You know, it took me a long time to get here. To the place where I was really interested in being a Filipina, where I proudly identified as Asian/Pacific Islander.
I grew up with a mother who wasn't really proud of her heritage. We never really discussed it but it seemed to me that being Filipina, in her mind, was equated with being poor, dirty, classless. I don't know if this belief system developed after moving to the US when she was 18, realizing that speaking English with an accent and having to access public services was a way that "othered" her in the minds of the dominant culture or if it was a belief she always held. I know that she was well off even by US standards of wealth, I know she was spoiled and use to getting her way when she was growing up in the Philippines. I am betting that it was the move to the US that really made her ashamed of her heritage and roots. But, of course, I'm just guessing at this point. I know from many of the things I've ready that immigrants often feel pushed into two different ways of coping with a new country: to completely assimilate, meaning leaving behind their birth cultures/languages/rituals or they can isolate and only surround themselves with other immigrants from their homelands. I've also read that the more an immigrant is able to effectively navigate between both cultures, the easier time they seem to have adjusting, mental health-wise.
So I was raised by my heritage-hating mother and my racist-as-all-get-out stepfather. We lived in a very diverse area of Virgina Beach. It's a big Navy town so there are many cultures represented there. I ate Americanized Filipino food but all my mother's relatives lived in other states so I didn't have that meaningful interaction that can really help young people develop their identities. I didn't meet my amazing Auntie Lita and Uncle Bob and all my crazy (and I mean that in the most beloved of ways) cousins until I was 10 years old. So I had no frame of reference or guidance about what it meant to be Filipina, what the culture was all about. I rarely heard Tagalog spoken in my home and I usually just giggled about it with my sister. We made fun of my mom's accent mercilessly. We were assholes.
But now, here I am...A Honky-Pina, trying to continue to grow in my knowledge of what that means and how I can make sure that my son, my American-Ethio-Pino son, knows about his mama's culture and, most importantly, his own. (His dada identifies as New Mexican but he is white and I know that my son will be schooled in the ways of the white world his entire life, lessons that won't always be easy ones, so I'm not particularly concerned about that. The New Mexican indoctrination has already begun, however.)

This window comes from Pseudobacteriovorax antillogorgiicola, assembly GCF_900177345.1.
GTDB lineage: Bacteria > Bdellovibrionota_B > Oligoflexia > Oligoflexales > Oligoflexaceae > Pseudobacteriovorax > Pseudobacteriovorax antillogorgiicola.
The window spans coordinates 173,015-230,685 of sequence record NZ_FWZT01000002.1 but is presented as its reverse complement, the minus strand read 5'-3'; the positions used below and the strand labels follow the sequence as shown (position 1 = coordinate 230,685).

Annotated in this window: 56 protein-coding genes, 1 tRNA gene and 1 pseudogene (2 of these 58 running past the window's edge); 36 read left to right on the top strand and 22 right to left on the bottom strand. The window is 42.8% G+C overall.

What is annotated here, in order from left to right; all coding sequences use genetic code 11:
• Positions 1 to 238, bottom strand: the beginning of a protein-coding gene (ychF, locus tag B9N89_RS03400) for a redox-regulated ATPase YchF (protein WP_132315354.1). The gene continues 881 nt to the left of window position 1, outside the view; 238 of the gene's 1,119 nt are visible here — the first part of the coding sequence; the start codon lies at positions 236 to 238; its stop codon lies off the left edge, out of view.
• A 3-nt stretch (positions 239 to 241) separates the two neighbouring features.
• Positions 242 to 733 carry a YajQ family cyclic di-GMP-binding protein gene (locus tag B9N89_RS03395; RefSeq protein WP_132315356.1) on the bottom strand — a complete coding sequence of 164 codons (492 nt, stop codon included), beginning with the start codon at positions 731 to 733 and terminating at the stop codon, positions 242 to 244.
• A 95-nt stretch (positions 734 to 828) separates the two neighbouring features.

So when a white person whispers, "It's the *Asians* in their *Mercedes* who are really bad drivers" THIS Asian gets her hackles raised.
I said, "Why are you *whispering*?"
White co-worker, "Because it's politically incorrect."
(I hate that term so much. SO MUCH. Again, politically correct is the term people use when they want to be jerks and are about to say something completely offensive or off-putting. You're either respectful or a racist/classist/sexist/homophobic jerk. There's nothing correct or political about it.)
I say, "We're ASIAN." (My Honky-Pina co-worker was standing next to me. What are the chances that there are 2 of us in Portland, Oregon who happen to share an office? Someone, do a survey, please.)
White co-worker, "No you're not."
We both say, "Yes. We are."
White co-worker, "Oh Filipino. That's not Asian." (I think she said "That doesn't count" but I can't be sure.)
Me, "Yes. It is. And I'm a very good driver." (I'm not, I'm a HORRIBLE driver but fuck her.)
I walked out of the break room at that point. My co-worker came into our office and we just shook our heads. This white co-worker has said other things, nothing this blatant, but ignorant nonetheless. She also sent out a pretty offensive email mocking Asian names (I will note here that she didn't send it to any of the Asians in the office, I just happened to be shown it by another co-worker).
What could I do? I had already given a culture competency presentation the week before. Ms. White Co-Worker was SITTING RIGHT NEXT TO ME during it. What more could I do? The reason I was asked to give the presentation in the first place was that my manager thought it would be a good response to some of the things (the email being one of them that I brought to her attention) that had been happening in the office.
If I wanted to pursue it I'm sure I could. This health system is really gearing up for a big cultural competency intiative, which I am pleased to say that I am a part of, so I know they are taking things like this seriously (unlike the other health system where I work at where they could give a crap about their managers displaying racist jokes). But you know what?
I just want to sit in the sun and play with my baby and husband and for a few days not think about how many horrible things are rattling around in the minds of people in this world and how they lack the filters on their mouths that prevent them from blurting them out.
Clearly nothing I say is going to change her mind. So I said nothing. I'm picking my battles and this one just isn't worth the fight.
But you can bet your ass I'm not going to be chumming it up with her any time soon.